‘Oh, I get you, bro’, I surely do. Remember who I am. Still – I’ll check as a courtesy.’

Engine Ear – Part 2: Interface

The first thing he was shown as he walked in the door was a bicep sporting a red spanner in front of a broken cog – the symbol of SPuMe. The guy smiled at him bearing capped teeth and beckoned him to follow after. They weren’t overt with the scans but he knew that they were being conducted – it was the only concession to technology a lot of these guys would allow in their lives – something to capture their enemies. You had to be pure or you were out and they ran regular and intensive scans. He was lucky that all that was passing over him at the moment was a light level sensor. He hoped that all the extra tech that he was running to mask himself wasn’t going to play up while he was here right in the middle of the most dangerous place in the city for a borg.

Gallivant sat there in front of him and he barely recognised him, which he considered slightly odd as it was him that had gone in for the extensive body modification supposedly. How did he still know that it was his one-time friend despite the obvious steroid abuse that had brought him to this overinflated state of self? It was the stare – that gaze was hard to hold but you knew even as you looked away he was boring into you with those dark cocoa coloured eyes. There was something slightly unhinged behind those eyes; something obsessive; something that didn’t tick in quite the same way as everyone else.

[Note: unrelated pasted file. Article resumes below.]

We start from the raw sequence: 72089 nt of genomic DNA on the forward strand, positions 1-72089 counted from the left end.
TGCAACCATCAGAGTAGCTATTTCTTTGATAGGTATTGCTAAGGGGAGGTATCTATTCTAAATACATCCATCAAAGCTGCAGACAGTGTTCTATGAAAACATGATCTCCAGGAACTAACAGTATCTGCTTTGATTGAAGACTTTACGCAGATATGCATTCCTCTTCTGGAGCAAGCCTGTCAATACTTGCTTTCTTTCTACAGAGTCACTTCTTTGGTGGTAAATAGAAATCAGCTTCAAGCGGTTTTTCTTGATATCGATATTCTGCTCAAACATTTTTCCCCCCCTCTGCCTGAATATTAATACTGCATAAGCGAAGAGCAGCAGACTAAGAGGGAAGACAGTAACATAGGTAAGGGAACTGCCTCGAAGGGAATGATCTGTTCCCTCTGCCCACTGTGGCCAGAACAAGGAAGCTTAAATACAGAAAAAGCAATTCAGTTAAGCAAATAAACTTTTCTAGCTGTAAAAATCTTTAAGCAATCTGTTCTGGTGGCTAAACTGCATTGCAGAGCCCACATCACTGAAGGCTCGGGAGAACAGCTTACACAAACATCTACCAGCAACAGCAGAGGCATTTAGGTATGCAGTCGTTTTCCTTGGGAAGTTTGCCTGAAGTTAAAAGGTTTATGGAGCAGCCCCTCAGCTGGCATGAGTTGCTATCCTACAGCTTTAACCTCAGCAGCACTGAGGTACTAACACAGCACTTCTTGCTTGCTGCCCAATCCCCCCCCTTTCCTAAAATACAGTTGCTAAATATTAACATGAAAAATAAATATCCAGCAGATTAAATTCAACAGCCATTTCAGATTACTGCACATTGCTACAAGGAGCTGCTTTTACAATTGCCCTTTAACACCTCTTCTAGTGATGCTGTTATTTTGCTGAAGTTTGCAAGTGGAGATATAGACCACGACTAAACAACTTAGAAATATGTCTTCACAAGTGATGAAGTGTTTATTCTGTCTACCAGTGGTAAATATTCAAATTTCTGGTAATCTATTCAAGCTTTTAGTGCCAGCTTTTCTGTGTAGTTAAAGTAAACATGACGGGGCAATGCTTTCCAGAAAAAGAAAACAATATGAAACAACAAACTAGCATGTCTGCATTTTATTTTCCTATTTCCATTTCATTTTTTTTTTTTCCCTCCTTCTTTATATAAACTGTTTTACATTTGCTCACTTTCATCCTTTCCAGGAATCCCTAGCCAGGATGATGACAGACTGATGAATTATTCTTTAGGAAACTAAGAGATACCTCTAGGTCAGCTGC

‘One has to ask themselves why a journalist would be interested in a hot potato like us and our little disagreement with the Engineers. One has to wonder what propaganda opportunities coming to visit a bunch of rabid pro-humans might offer to a pencil pusher such as yourself. It’s been a long time, Fervent, how have you been keeping?’

‘Well … and yourself, you look …’

‘Good, yeah, I know – perfect specimen of what the human form can be given the right attitude and the right exercise regime.’

‘Yeah. So, you’re in charge here?’

‘Not exactly, but I have some pull. It isn’t exactly a hierarchical structure that we’re operating within here. This is more of a life choice than a job or a gang or an organisation, if you catch my drift? Are we on record by the way?’

‘Always. I’m a journalist.’

‘Slippery bastard.’

‘Some might think so.’

‘So, Ferv’, would you mind me asking you a question? Just one, that’s all, and then we’ll continue as planned.’

‘Of course. Go ahead.’